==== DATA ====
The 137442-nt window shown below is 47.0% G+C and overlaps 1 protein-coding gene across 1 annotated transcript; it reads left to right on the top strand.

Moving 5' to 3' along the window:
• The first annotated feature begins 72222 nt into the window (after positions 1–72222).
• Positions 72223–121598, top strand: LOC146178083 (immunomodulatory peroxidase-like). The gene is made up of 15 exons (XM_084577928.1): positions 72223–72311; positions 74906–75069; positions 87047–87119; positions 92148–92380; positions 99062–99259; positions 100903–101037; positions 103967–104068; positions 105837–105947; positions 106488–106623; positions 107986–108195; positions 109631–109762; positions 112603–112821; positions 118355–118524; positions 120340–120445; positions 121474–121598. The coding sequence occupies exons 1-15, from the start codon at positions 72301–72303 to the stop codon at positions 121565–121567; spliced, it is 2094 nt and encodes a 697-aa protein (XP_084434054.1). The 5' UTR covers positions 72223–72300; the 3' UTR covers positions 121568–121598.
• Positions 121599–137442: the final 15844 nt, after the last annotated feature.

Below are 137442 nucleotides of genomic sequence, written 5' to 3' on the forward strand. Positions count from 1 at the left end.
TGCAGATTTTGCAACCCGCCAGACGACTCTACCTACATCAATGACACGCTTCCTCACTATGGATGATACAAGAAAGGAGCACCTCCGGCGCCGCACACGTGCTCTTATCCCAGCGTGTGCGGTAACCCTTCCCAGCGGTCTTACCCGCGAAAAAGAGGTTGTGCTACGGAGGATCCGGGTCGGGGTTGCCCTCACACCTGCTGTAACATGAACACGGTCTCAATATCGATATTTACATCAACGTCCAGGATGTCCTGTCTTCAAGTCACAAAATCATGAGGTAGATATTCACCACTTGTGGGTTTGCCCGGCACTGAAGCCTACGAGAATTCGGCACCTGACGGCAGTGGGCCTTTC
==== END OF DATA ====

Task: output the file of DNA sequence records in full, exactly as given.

The 137442-nt window shown below is 47.0% G+C and overlaps 1 protein-coding gene across 1 annotated transcript; it reads left to right on the top strand.

Moving 5' to 3' along the window:
• The first annotated feature begins 72222 nt into the window (after positions 1–72222).
• Positions 72223–121598, top strand: LOC146178083 (immunomodulatory peroxidase-like). The gene is made up of 15 exons (XM_084577928.1): positions 72223–72311; positions 74906–75069; positions 87047–87119; positions 92148–92380; positions 99062–99259; positions 100903–101037; positions 103967–104068; positions 105837–105947; positions 106488–106623; positions 107986–108195; positions 109631–109762; positions 112603–112821; positions 118355–118524; positions 120340–120445; positions 121474–121598. The coding sequence occupies exons 1-15, from the start codon at positions 72301–72303 to the stop codon at positions 121565–121567; spliced, it is 2094 nt and encodes a 697-aa protein (XP_084434054.1). The 5' UTR covers positions 72223–72300; the 3' UTR covers positions 121568–121598.
• Positions 121599–137442: the final 15844 nt, after the last annotated feature.

Below are 137442 nucleotides of genomic sequence, written 5' to 3' on the forward strand. Positions count from 1 at the left end.
TGCAGATTTTGCAACCCGCCAGACGACTCTACCTACATCAATGACACGCTTCCTCACTATGGATGATACAAGAAAGGAGCACCTCCGGCGCCGCACACGTGCTCTTATCCCAGCGTGTGCGGTAACCCTTCCCAGCGGTCTTACCCGCGAAAAAGAGGTTGTGCTACGGAGGATCCGGGTCGGGGTTGCCCTCACACCTGCTGTAACATGAACACGGTCTCAATATCGATATTTACATCAACGTCCAGGATGTCCTGTCTTCAAGTCACAAAATCATGAGGTAGATATTCACCACTTGTGGGTTTGCCCGGCACTGAAGCCTACGAGAATTCGGCACCTGACGGCAGTGGGCCTTTC